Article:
And yes, as others have said, dial the eyepiece in while wearing the eye-aid you’re planning on shooting with.

    Edit: get daily-use contacts. You throw them away after each use. You’ll thank me later. And if wearing glasses, wear the distance ones.
     
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    RayDBonz

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    I use Roka GP-1x shooting glasses. Otherwise, in the prone position the top of the eyeglass frame limits my vision.

    Whatever glasses you wear, those are the ones you should wear when setting the diopter adjustment on the optic.
     

    acudaowner

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    right or wrong with my rifle my scope are my glasses w/ pistol I have a pair of shooting glasses
     

    longrange772

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    I am set up with glasses on. Maybe not optimal but better than taking glasses on/off to read kestrel/notes/range finder/etc.
     

    Rob01

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    I use America's Best 2 pair for $150 with bifocals and they work fine. Never saw a need for some super fancy glasses and spend thousands. I have astigmatism too. Before those I used to get them at Walmart. LOL
     

    Baron23

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    I'm 52 and have gone from 20/10 in recent years to finding that I have astigmatism and also need reading glasses.

    I've recently embarked on learning rifle shooting. This weekend I shot my first NRA High Power Sporting Rifle match - I struggled a bunch over the course of the match with I fatigue. I've since realized that I have no idea what the "correct" approach is to using (or not) my glasses when I shoot with my optic (Vortex Viper PST Sen II 1-6x).

    I currently have two pairs of glasses - bifocals that correct for the astigmatism and the reading/up-close issues, and a plain reading glasses. On a daily basis I use the readers only - I never got used to the bifocals and the distance issues a pretty minor.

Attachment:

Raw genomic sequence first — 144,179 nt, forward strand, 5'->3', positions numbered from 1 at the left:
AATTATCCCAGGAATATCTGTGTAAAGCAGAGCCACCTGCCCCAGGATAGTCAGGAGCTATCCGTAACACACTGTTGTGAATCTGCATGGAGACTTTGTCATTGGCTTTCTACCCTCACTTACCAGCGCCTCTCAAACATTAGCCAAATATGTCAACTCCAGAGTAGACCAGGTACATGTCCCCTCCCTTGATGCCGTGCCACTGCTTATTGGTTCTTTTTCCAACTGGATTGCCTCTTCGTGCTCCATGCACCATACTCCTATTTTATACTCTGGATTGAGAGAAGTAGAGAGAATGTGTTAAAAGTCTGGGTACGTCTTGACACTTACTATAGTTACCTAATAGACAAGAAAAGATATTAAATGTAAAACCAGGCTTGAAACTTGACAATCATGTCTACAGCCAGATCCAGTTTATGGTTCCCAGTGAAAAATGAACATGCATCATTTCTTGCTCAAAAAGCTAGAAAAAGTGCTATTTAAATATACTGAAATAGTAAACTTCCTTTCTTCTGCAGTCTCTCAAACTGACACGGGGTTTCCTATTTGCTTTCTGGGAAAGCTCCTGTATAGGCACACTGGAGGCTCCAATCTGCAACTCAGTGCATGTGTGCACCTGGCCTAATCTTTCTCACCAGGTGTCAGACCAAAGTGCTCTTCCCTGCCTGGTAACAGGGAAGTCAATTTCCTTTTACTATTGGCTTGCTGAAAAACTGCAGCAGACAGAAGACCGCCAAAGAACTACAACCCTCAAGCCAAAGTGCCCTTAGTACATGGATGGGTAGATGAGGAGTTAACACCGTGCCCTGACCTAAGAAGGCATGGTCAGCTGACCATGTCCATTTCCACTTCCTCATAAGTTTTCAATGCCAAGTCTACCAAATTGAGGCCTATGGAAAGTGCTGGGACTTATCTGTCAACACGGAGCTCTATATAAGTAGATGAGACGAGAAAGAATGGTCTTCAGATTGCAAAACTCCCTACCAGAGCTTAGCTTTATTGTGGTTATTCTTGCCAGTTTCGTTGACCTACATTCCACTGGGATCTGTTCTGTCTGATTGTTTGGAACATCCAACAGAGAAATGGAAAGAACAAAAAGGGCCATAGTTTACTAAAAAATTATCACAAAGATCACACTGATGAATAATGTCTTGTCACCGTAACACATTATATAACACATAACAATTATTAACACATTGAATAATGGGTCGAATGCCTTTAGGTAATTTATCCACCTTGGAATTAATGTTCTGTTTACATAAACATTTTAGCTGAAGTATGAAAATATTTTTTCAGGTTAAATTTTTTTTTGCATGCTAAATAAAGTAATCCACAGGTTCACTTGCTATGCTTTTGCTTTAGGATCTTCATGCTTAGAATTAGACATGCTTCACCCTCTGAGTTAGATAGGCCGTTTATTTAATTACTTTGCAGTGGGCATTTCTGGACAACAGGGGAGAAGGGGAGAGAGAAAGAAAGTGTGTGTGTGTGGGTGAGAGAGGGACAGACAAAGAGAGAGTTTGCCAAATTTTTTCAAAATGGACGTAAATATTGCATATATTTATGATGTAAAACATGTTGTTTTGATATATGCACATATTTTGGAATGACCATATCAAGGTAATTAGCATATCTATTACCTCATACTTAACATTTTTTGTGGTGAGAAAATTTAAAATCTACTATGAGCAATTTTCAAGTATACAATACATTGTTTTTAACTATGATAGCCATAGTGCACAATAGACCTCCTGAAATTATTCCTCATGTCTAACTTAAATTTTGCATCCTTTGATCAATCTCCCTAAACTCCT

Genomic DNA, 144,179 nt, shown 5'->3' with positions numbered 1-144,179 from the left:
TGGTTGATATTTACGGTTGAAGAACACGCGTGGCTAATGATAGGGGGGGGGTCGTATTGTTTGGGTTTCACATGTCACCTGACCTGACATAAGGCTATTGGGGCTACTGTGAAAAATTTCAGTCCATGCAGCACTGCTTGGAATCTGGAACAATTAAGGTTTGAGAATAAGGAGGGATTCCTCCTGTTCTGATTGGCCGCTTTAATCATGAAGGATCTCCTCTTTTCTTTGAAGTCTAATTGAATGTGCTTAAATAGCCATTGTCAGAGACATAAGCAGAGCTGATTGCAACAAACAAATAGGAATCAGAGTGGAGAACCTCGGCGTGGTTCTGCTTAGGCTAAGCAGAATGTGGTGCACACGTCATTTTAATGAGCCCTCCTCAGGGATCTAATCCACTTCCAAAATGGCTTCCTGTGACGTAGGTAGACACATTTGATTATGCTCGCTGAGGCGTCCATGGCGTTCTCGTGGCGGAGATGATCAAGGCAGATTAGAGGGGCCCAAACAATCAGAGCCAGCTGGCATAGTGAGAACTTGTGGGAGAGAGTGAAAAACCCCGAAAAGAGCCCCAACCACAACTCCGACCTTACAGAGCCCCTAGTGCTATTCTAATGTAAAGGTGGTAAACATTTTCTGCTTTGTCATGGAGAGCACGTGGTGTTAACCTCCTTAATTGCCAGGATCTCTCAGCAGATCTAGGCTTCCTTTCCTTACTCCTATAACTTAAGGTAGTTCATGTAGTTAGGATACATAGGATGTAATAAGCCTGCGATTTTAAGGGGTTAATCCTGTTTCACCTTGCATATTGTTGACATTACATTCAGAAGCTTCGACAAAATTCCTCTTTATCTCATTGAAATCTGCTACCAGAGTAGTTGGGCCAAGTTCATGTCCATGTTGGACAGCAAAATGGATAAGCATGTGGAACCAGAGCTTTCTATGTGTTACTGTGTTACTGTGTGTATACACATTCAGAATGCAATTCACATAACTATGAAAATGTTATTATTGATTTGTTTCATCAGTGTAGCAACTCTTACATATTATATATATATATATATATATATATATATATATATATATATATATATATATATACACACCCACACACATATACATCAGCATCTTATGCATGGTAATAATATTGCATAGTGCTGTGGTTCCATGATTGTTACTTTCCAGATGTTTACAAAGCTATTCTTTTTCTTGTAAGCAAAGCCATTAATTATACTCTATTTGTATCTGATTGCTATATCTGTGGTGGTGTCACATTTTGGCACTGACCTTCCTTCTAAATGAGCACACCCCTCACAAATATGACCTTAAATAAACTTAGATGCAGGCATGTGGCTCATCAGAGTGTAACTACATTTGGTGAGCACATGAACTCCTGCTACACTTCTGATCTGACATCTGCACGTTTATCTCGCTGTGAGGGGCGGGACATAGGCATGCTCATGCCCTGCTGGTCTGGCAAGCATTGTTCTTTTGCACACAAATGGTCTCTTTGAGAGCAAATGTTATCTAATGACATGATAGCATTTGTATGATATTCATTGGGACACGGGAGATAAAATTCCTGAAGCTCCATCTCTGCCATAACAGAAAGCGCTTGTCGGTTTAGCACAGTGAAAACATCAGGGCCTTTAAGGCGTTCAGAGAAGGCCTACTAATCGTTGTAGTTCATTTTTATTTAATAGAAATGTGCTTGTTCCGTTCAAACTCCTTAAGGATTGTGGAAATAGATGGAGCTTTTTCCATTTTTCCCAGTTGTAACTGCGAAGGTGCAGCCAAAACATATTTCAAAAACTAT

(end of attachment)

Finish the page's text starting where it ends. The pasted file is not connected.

I set up the scope with no glasses at all while shooting from a bench - so my head was pretty square to the the scope. At the match I had a ton of issues with eye fatigue. I had set up the diopter adjustment on the scope I thought, so I'm now not sure what approach I should take to try to resolve the issue?

    Should I be wearing my reading glasses, distance glasses, or none at all?

    If I should wear glasses, should I also adjust the diopter on the scope?

    I'm not sure where to begin. In a way I feel like my lack of experience wearing glasses has left me clueless on how to resolve this. Any suggestions would be greatly appreciated!
    I tried a number of approaches and ended up using a set of plano Randolph Ranger shooting glasses I have used for clay target shooting (because I always wear eye pro when doing any kind of shooting) with stick on magnifiers in the bottom of the lens for seeing the turret markings.

    I then adjusted the ocular, as @Glassaholic mentioned, to correct my vision when looking at the reticle and use the parallax adjustment to bring the target into the same focal plane and hence the same correction. I did put flip caps on my scope and knew where the hinge should be located (i.e. top dead center) for the ocular to be correctly adjusted as until recently I did not have a locking ocular (which I do now on a ZCO and this is a feature I think all scopes should have) Worked brilliantly and far better than trying to use my distance prescription glasses.

    Now, however, I have had cataract surgery and I'm back to 20/20 in both eyes. I just readjusted my ocular (and the flip cap hinge! haha) and I'm good to go. I still have the stick on magnifiers on the bottom of the lenses to see turret markings but that's not big deal.

    Question wrt to eye fatigue...do you shoot both eyes open or just one? Just one will contribute to eye fatigue, IMO.

    Chees
     

    Nik H

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    True back then and still true today, I've had this guys quote in my documentation as a constant reminder

    From: http://www.opticstalk.com/adjusting-the-eye-piece-focus_topic11602.html

    Poster: Dolphin

    Just remember that the diopter correction of the front eye piece of your scope is doing the same thing that a pair of reading glasses is doing. If you are trying to read something up close and you are older and suffering from presbyopia, where your lens in your eye does not thicken when relaxed to refract and focus the image presented to you properly on the retina, it will be out of focus. The fast focus eyepiece or diopter correction will do this refraction for you so you will not have to use eye glasses while shooting. The reticle is within reading distance as well as the image, because you are seeing it off of the ocular lens making it in the near field, not in the far field as if you were looking at the same image without the scope.